Leah was about to enter 1st grade, and looked forward to taking the school bus.

She played soccer, basketball and softball, and was the Ansonia Boys & Girls Club “2015 Girl of the Year.” She loved reading, and proudly listed all her summer titles on the refrigerator.

Leah Rondon

Leah Rondon

The family’s many friends have organized a GoFundMe campaign. The webpage says:

As the Rondons begin the heartbreaking task of putting Leah to rest, we are asking for donations to assist them with funeral and other miscellaneous costs they may incur during this difficult time, so they can focus on family, healing, and honoring their daughter’s memory. Colleen and Henry Rondon are amazing parents, educators, and caring members of every community in which they are involved. We know they would do the same for us and ask you to give whatever you can in their time of need.

A mass of Christian burial is set for tomorrow (Tuesday, August 25, 10 a.m.) in the Church of the Assumption, 61 N. Cliff Street, Ansonia. Family and friends may call at the church tonight, from 3-7 p.m.

In lieu of flowers, contributions may be made John C. Mead School Library, 75 Ford St., Ansonia, CT 06401; Ansonia Boys & Girls Club, 28 Howard Ave., Ansonia, CT 06401; or Ansonia Recreation Department, 253 Main St., Ansonia, CT 06401.

Lindsay Runkel’s Journey Forward

Lindsay Runkel’s family moved to Westport in 1993. She attended the Nature Center nursery school, then moved step by step through the school system.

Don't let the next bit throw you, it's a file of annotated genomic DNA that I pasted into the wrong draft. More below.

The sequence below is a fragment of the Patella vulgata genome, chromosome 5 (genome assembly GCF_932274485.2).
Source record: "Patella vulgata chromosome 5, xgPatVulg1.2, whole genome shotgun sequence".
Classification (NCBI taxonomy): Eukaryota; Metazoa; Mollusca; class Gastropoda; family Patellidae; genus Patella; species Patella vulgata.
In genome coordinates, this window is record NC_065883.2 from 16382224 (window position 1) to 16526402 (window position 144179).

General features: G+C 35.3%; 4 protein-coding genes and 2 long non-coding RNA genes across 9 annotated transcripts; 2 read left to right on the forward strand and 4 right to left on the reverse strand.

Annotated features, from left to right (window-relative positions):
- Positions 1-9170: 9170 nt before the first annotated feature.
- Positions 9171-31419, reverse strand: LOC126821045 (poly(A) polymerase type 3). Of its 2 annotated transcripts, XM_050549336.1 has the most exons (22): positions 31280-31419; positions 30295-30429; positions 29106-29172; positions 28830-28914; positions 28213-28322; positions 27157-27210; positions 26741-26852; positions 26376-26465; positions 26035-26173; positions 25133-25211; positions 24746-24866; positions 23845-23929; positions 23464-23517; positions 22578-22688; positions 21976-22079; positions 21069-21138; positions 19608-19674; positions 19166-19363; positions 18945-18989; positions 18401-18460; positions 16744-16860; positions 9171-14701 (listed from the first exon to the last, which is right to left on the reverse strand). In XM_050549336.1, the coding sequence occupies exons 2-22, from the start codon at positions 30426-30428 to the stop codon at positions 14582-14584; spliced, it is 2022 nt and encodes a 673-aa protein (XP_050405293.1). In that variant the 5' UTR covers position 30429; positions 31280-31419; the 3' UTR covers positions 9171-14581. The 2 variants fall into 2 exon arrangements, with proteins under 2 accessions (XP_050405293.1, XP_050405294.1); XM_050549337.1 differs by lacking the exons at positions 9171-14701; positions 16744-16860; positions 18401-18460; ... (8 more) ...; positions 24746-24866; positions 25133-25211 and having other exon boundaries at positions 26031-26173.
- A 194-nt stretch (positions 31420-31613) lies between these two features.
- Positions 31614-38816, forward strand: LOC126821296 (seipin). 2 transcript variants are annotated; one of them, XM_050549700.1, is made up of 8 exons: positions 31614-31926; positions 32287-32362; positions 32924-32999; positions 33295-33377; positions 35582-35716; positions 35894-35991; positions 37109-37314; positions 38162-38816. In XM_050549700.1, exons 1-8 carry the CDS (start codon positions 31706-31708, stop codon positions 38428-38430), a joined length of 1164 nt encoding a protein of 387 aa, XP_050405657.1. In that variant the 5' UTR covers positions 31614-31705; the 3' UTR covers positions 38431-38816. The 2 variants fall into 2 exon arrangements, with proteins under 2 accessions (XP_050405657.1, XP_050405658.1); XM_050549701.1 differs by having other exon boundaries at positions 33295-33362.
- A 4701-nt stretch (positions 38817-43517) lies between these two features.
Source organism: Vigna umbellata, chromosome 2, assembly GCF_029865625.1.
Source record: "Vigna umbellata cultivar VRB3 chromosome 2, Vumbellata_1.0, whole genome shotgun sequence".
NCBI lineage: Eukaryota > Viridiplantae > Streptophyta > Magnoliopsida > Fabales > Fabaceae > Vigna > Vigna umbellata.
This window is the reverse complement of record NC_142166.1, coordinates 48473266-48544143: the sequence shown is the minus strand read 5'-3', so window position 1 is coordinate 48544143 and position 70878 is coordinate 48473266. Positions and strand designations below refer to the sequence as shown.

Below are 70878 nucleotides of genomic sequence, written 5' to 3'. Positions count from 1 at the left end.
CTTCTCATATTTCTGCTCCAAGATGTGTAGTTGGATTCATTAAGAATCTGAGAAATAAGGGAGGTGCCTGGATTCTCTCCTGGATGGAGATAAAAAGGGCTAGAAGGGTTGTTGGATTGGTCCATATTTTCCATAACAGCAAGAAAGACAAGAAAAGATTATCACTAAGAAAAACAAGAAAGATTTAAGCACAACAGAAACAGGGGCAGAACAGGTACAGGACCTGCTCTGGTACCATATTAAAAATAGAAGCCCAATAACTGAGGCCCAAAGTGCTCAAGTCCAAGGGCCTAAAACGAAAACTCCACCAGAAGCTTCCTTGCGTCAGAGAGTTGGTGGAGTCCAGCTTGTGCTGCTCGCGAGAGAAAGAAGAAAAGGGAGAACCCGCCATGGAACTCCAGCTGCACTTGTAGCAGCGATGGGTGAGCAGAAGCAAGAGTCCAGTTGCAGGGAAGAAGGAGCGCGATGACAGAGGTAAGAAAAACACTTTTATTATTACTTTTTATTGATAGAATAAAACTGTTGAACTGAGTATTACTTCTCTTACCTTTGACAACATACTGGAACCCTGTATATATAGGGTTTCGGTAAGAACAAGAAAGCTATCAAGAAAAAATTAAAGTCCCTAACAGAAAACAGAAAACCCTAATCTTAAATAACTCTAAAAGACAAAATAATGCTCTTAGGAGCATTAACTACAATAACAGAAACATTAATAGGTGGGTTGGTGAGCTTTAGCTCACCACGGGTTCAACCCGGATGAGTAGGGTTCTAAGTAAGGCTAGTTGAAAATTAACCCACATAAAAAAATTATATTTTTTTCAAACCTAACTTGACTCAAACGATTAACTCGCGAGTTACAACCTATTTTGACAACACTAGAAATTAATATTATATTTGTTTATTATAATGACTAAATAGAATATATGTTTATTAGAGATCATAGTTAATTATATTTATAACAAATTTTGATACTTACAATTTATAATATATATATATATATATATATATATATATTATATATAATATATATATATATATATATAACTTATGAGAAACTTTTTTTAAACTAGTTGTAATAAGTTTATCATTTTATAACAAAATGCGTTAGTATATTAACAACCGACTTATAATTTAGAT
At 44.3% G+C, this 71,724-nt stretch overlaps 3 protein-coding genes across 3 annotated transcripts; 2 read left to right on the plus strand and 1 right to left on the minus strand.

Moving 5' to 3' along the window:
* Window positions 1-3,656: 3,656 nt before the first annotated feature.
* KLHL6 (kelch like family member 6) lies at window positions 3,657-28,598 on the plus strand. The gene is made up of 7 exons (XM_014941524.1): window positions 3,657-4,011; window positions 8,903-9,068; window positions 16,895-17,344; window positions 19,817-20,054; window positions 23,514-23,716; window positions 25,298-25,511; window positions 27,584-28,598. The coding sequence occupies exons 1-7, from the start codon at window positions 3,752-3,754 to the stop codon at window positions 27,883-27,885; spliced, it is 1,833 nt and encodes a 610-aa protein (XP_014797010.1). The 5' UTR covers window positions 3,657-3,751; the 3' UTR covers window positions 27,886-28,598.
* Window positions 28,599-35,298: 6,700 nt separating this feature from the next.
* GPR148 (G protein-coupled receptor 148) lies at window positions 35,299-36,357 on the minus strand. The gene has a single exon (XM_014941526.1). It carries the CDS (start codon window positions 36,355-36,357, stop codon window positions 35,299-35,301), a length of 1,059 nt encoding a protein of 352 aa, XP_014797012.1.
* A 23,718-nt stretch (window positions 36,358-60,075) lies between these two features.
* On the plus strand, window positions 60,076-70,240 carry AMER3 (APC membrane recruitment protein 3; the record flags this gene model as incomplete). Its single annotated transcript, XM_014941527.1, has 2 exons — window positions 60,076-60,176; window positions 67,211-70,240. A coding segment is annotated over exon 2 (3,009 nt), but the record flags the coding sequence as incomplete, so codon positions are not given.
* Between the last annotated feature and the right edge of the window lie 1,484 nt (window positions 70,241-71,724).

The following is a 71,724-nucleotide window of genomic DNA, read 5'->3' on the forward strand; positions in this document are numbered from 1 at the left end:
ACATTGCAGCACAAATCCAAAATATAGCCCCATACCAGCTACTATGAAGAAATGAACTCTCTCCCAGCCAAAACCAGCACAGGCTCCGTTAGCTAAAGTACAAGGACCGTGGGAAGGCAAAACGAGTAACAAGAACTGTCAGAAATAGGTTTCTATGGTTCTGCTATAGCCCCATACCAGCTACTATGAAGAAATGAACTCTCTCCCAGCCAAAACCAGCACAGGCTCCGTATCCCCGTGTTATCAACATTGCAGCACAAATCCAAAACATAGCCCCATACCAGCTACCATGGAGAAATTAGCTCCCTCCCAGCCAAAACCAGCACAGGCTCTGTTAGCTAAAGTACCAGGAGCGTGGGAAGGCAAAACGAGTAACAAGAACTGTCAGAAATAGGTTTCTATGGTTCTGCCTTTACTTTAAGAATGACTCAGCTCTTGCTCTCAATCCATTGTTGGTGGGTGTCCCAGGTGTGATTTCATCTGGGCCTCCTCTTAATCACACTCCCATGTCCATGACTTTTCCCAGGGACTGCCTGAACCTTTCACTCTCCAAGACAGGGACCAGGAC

Lindsay was a free spirit — a bit alternative but sweet, beautiful and very smart.

She attended college in Arizona, then moved back senior year to finish her degree in nursing at the University of Connecticut-Stamford.

Lindsay worked hard throughout high school and college to help pay her way. Burgers seemed to be a theme: She was hired by both Five Guys and Shake Shack.

Always physically active, Lindsay grew passionate about mountain biking. Through a shop in Ridgefield, she went on weekend biking excursions.

Last October 5, Lindsay and a group were riding in New Hampshire. Near the end of the day, Lindsay landed the wrong way on a jump. Her spine was severed.

She spent several weeks at Spaulding Rehabilitation Hospital in Boston. Just before Thanksgiving, she came home to Westport. A carpenter friend turned a downstairs office into a wheelchair-accessible bedroom and bathroom, and outfitted the main floor with ramps.

Lindsay Runkel

Lindsay Runkel

Lindsay did rehab at Burke Hospital in White Plains for as long as her insurance lasted.

She also learned of Journey Forward. The rehab facility combines exercise and neuromuscular stimulation in the belief that if muscles do not atrophy, a person may regain feeling and some movement. Lindsay’s parents drive her to Journey Forward twice a week for sessions. She is doing amazingly well for someone in her condition.

Lindsay also goes a few times each week to TTEndurance in Westport, to pedal an adaptive bike with her hands.

Her family is coping as best they can, though times for them are tough too. Meanwhile, Lindsay talks of returning to college, driving and living a full life.

To help with her Journey Forward costs, friends and relatives have organized a fundraiser. It’s set for SoulCycle on Saturday, September 12 (check-in 1:30 p.m., ride 2-2:45 p.m.). The suggested donation is $50 per ride.